(Ian Leggett, pictured above in a 1960s Nigel Barge road race, is one of our most durable SVHC runners. He made his debut for Clydesdale Harriers in 1963 as a senior and quickly became a first team runner. Clydesdale won team gold medals in Dunbartonshire Cross-Country relay championships. Between 1966 and 1969, Ian emigrated to Australia but returned to run Stage Six of the Edinburgh to Glasgow in the latter year. From then up to 1973 he was at his fastest, running particularly well in the Midland (West) District CC (4th) and the National (31st). In the 1969 Scottish Inter-Counties CC he had perhaps his best-ever race, finishing second to international athlete John Linaker. In addition he ran well on the track, won long road races and tackled severe challenges like the Mamore Hill Race and Ben Nevis. Of course he was awarded several Clydesdale Harriers championships, for example the 3 and 6 miles track events, and other club trophies. Ian Leggett raced a great deal more than nearly all athletes nowadays.
As a Veteran/Masters runner, Ian won Scottish middle distance track titles and ran for Scottish Veterans in the annual British and Irish CC International, winning team medals. His long fight to win a Scottish Masters CC title seemed to be making progress in 1986 when he was second M45 behind the aforementioned John Linaker. It was the same one-two (M50 this time) in 1990. Ian picked up two more silver medals (M60); and a silver and bronze in M65. At last, in 2011, Ian Leggett won a very well deserved gold medal in the M70 category, and followed that with, guess what, a silver the following year.
As the article below makes clear, he is not only a role model for ageing SVHC members, but also quite a character!)
YOU DON’T NEED TO BE MAD TO BE A RUNNER
BUT IT CERTAINLY HELPS
By Ian Leggett
I don’t usually reply to questionnaires as they usually result in cold calls about PPI or more questionnaires but in this case I felt I was safe enough.
My Name is Ian Leggett, appropriately enough for a runner born and raised in Maryhill, Glasgow, where my allegiance to the famous Partick Thistle (JAGS) was formed.
Married to Cathy for 52 years and blessed with 7 sons and 3 daughters (before we purchased a television set).
CLUBS currently Lothian Running club, prior clubs Livingston, Clydesdale, Whyalla Harriers South Australia.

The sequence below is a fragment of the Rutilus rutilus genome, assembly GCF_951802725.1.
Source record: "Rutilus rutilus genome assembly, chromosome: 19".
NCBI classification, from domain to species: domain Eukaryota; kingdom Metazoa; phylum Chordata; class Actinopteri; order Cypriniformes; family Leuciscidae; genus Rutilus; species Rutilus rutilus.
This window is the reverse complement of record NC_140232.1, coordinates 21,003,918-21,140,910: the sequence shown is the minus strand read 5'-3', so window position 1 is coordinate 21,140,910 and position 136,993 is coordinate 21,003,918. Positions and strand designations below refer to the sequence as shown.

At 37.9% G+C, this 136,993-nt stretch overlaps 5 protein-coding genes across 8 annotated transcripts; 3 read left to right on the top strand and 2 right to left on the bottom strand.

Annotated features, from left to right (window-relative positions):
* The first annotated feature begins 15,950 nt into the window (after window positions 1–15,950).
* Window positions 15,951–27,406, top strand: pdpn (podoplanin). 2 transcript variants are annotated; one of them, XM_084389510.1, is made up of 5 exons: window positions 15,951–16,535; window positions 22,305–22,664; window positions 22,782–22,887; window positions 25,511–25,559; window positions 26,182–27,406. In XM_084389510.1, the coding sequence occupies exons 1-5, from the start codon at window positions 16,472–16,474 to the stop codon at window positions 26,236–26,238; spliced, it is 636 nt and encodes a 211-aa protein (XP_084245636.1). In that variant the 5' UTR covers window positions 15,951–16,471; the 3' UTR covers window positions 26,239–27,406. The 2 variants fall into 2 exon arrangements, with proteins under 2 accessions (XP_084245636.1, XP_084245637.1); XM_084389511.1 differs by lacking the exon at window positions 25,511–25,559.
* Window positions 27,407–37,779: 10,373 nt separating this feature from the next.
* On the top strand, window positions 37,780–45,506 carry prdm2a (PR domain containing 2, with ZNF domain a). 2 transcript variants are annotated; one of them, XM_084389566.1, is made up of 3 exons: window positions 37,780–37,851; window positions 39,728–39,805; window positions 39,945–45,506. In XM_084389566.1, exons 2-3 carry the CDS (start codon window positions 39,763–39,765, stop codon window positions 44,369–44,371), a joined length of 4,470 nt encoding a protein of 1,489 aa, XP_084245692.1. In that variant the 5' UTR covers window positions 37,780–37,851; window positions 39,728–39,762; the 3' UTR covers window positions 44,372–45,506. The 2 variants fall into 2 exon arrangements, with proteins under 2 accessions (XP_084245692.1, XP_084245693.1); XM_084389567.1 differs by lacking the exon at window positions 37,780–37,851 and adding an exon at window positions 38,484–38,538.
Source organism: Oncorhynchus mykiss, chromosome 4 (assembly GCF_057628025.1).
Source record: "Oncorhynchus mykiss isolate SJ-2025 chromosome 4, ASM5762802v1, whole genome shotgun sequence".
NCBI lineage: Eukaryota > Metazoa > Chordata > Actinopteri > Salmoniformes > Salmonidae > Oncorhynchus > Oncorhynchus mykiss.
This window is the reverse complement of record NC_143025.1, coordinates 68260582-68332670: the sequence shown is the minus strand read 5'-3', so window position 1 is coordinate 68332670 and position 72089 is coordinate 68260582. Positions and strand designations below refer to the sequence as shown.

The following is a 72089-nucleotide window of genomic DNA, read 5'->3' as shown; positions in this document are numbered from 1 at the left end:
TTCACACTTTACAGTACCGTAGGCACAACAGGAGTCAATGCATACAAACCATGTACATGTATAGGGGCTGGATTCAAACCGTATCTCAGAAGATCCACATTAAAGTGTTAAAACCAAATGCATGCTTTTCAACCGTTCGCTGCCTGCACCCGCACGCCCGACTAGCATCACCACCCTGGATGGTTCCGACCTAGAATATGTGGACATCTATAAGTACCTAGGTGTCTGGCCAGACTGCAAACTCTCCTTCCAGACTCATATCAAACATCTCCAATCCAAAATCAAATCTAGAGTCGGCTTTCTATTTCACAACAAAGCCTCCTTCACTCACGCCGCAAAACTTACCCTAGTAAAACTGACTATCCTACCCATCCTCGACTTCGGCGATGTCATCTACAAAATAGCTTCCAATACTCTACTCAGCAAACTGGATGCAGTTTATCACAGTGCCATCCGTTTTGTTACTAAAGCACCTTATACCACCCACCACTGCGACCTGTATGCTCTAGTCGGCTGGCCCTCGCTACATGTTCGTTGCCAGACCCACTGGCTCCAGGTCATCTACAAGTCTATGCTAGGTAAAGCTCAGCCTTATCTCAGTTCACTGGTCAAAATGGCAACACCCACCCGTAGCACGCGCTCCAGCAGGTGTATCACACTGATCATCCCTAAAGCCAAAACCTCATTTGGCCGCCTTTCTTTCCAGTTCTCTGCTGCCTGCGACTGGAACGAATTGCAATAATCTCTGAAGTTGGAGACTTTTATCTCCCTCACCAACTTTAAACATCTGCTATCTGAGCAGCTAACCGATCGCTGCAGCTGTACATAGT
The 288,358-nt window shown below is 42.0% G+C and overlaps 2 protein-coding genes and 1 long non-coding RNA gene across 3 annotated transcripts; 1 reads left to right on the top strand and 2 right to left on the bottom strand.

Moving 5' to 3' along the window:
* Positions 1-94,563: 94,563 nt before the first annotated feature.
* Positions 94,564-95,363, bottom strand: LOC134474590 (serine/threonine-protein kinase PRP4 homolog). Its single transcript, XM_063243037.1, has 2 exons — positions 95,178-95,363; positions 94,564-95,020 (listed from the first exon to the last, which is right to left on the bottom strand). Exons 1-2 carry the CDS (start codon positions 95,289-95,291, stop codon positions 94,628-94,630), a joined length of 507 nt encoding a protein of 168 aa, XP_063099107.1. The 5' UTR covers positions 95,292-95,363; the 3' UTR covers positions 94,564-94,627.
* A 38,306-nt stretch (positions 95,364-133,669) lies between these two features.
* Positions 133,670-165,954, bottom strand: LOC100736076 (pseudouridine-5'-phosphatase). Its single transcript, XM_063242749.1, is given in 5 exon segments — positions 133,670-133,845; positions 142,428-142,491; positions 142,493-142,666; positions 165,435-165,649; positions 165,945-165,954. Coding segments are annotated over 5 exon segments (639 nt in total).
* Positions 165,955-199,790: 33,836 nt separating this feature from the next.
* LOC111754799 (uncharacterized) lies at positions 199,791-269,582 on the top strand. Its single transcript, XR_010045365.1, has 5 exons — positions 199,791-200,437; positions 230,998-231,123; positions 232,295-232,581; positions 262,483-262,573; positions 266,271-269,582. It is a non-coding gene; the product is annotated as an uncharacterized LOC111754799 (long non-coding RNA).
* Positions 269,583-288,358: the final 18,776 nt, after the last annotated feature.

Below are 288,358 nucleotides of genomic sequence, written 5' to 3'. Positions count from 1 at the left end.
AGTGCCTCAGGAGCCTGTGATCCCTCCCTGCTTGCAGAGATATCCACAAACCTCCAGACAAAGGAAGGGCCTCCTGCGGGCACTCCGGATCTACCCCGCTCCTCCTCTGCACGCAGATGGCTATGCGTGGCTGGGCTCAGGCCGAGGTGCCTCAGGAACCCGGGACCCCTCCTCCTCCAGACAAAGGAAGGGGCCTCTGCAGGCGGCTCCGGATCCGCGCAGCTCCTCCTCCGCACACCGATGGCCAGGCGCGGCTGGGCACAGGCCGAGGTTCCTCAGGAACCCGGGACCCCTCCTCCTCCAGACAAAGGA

OCCUPATIONS Ex Postman and admin worker.
HOW DID I GET INVOLVED IN THE SPORT? During National Service played football and was drafted into athletic involvement – anything to dodge drilling and cookhouse duties.
HAS ANY INDIVIDUAL OR GROUP INFLUENCED YOU? My first connection with athletics came as a result of following the Jags around the Glasgow Sports at Ibrox. In those days 5 a side football tournaments were highly contested summer events, but the highlight of that day was an Aberdeen runner by the name of Alastair Wood in the 3 mile race – left the other runners in the field for dead and made a lasting impression on me. He went on to win marathons but probably his finest achievement came in winning the famous London to Brighton race in 1972 and breaking the record.
Another was Brian McAusland and the Clydesdale Harriers team of the 70s.
We had great team camaraderie and absolutely fantastic changing facilities down in the basement of Clydebank Baths, with heated pipes and showers, where many a Bothy ballad rung out on a cold winter night after a training session.
Martin Hyman and the Livingston club of the 80s was another group which kept my momentum going in the sport,
WHAT HAVE YOU GOT OUT OF THE SPORT? Lots of friends, healthy wellbeing and, through Masters events, travelling to many places around the world I would probably have missed i.e. Finland, Denmark, France, Italy, Slovenia, Australia – and even England.
WHAT DO YOU CONSIDER YOUR BEST EVER PERFORMANCE? The last race I ran.
YOUR WORST? Undoubtedly, as a novice runner, running the second leg of the Edinburgh to Glasgow relay. I was completely unprepared for this type of contest. The second leg usually featured the cream of the best runners and I ended up shell-shocked at the end of the leg and almost called it a day there and then.
WHAT UNFULLFILLED AMBITION S DO YOU HAVE? To run overseas in a Scotland vest, instead of having to run as Team GB.